Chef Tara Thomas shares her journey of finding her passion in the food industry through community, and connection through eating.
– KEYS SOULCARE
Tara Thomas is bringing mindfulness to her day one meal at a time. The New York-based chef and restaurant consultant sees eating as a chance to create a powerful daily ritual and immerse ourselves in the experience of food. She is motivated by a desire to bring equity and education to communities through knowledge and access to healthy meals. Here, she shares her own journey to finding empowerment through what’s on her plate.
Did you grow up enjoying food and cooking?
I was raised in Portland, Oregon, and liked pretending that I was cooking with all the botanicals outside. My favorite channel was The Cooking Channel, so I would try to [prepare things] on my own at home. I was always welcome in the kitchen, and even when I was young, my parents let me make dinner.
Then I went to [college] for engineering and didn’t feel like that was what I wanted to do every day. [Eventually] I dropped out without knowing what [was next]. And then I landed on trying to cook. I became vegan five years ago and that’s when cooking as a career became more apparent — it was special to me and people noticed. I saw cooking as a skill but also a love language.
What are some of your culinary influences?
Growing up at home, we ate all types of food, but I remember a lot of Thai and Indian. My mom is Dutch and my dad is from Louisiana, so the food they grew up with is basically the opposite. When they met, my dad was in the military and had lived in a lot of places. He also loves food. My mom’s the same way. They also both loved learning how to cook different things.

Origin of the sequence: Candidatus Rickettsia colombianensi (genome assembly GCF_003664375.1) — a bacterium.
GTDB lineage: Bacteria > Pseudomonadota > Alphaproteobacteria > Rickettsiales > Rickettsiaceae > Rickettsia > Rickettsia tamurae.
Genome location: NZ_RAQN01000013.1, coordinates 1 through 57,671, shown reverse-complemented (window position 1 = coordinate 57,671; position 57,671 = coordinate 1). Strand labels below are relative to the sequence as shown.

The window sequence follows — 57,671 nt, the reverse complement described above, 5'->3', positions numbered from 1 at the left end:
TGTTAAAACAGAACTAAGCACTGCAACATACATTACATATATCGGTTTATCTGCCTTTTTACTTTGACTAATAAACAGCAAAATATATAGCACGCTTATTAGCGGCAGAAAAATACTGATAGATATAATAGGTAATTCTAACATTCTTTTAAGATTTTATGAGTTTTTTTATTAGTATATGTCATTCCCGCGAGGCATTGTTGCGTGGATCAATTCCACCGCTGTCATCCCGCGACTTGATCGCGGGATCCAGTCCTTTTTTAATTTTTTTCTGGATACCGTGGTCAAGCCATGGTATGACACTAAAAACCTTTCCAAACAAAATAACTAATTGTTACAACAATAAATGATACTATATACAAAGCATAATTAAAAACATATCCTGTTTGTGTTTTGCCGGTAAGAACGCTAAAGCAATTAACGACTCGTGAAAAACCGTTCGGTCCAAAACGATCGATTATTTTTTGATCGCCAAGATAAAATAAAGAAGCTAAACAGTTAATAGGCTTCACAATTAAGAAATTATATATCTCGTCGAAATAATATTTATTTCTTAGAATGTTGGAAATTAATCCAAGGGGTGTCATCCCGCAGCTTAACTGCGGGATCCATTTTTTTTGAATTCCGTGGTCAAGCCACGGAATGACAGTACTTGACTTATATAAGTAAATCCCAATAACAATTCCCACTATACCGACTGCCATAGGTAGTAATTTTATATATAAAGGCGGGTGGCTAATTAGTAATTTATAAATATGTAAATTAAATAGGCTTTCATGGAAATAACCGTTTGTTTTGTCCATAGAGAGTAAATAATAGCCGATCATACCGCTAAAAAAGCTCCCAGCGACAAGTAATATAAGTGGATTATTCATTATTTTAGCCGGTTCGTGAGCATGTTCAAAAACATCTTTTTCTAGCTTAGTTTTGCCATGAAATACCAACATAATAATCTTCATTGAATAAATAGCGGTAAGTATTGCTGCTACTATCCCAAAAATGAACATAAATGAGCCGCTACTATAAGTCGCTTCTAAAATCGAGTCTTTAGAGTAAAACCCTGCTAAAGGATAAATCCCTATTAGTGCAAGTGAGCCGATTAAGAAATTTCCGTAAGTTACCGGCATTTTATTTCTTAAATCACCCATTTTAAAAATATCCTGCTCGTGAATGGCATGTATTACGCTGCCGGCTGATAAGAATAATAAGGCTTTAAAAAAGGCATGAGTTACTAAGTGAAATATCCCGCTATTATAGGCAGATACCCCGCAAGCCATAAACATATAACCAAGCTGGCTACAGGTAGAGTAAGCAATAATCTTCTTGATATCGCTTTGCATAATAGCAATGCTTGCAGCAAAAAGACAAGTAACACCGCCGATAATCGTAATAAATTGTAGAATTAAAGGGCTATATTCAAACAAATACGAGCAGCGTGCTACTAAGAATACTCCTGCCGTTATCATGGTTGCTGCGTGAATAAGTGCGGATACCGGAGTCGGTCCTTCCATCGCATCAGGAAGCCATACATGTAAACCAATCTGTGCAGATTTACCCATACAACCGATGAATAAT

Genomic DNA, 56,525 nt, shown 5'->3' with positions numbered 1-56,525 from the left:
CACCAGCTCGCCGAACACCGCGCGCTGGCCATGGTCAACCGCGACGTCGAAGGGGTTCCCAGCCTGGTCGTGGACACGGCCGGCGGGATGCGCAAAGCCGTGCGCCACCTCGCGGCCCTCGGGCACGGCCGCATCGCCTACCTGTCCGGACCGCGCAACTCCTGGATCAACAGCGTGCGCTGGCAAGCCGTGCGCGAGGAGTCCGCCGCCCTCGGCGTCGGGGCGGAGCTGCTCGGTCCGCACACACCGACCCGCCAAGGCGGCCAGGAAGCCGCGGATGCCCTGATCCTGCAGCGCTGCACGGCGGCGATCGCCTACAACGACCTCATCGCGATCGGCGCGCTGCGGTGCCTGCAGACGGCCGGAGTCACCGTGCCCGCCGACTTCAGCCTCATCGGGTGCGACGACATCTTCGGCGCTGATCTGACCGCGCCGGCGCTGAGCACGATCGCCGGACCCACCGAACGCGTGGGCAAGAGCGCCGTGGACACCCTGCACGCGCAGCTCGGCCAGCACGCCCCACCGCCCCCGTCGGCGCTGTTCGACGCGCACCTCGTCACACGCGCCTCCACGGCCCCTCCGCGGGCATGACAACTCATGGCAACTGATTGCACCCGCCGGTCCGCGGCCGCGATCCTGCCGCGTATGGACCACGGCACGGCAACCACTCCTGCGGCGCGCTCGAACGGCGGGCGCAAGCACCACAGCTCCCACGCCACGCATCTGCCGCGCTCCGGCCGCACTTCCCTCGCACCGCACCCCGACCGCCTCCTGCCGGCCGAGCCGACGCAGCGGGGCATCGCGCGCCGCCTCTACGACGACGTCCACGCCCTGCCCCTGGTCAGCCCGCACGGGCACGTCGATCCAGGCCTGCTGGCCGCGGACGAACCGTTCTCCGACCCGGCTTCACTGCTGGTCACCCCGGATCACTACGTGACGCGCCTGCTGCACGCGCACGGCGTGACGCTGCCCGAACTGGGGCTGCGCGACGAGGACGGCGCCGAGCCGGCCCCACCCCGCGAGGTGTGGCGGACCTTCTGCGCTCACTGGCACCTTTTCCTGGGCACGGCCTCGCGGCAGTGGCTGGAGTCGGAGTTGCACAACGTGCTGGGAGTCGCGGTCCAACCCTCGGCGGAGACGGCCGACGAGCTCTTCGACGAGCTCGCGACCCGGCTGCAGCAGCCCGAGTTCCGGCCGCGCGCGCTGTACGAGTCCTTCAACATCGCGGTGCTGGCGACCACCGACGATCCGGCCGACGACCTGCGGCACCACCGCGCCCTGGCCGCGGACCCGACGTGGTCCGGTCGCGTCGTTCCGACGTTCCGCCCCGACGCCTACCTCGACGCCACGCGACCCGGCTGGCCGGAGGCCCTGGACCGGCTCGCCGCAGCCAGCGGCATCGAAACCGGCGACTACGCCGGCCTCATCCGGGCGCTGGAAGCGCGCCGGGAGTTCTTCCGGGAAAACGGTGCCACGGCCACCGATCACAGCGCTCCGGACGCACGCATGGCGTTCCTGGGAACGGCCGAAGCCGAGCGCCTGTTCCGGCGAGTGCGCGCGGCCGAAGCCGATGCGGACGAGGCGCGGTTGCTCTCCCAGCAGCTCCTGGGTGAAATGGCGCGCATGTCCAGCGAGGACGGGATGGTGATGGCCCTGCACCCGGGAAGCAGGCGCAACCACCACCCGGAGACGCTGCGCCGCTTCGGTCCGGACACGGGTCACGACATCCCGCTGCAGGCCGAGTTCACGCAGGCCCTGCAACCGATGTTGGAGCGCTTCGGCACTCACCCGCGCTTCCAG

How has your upbringing shaped the way you approach cooking?
I like to blend things and don’t see ingredients as being for a specific cuisine. Instead, I cook intuitively — I smell it, taste it, and try to fix it. My dad got me to try foods that were outside of my comfort zone as a child, and I still like to experiment with my recipes and ingredients to this day.
Recently I’ve been trying to connect more to my Blackness through the foods my dad grew up with in Louisiana, while trying to make it more vegan or healthy. My grandma, who also really likes to cook, has been another influence for me. The few times I’ve cooked with her have been really inspiring — I can see how her cooking methods have [made an impression] on my father and me.
What part does community play in your work?
Networking is so important to me. I have an entire group of friends now that just started cooking, or pivoted careers into food. I think cooking is very connected to your ancestry and how your family has cooked, then sharing that with your community.
Do you have any rituals for preparing meals?
I find cooking to be very therapeutic. It’s important to pause and eat, like pause and really take the time and be with every step of the process.
I come into the kitchen and clean before I cook. At home, I use essential oils or burn a candle. It turns it into a whole experience, including looking in the fridge and pulling out all the ingredients, looking at my spices, and thinking about flavor profiles.
Is it ever challenging to find mindfulness in your relationship with food?
Definitely. In times of stress, it can be really hard to get grounded, but I think it’s like, “Oh wait, my only job in life is to eat and sleep and stay alive — I should really put time into that.” So I try to focus on something else.
Eating is a time to let yourself meditate and relax. Once you’re full and nourished, you can actually see things for what they are, because stress makes everything chaotic.
What connection do you feel between food and community?
I think they’re the same thing. When you look at how maps were made, a lot of communities and spaces are named after crops and the food that was really abundant there. Food was how people identified with themselves. In this modern world, that’s something you don’t really grow up learning or feeling sometimes. And you have to realize that that’s all people really had before. That was everything.
I think food is a great way to build community with your friends.
When you really look at it there’s probably something you love to eat with certain friends or family — whether it’s a specific menu you built together or just a snack. I don’t think that we have many meaningful relationships without food.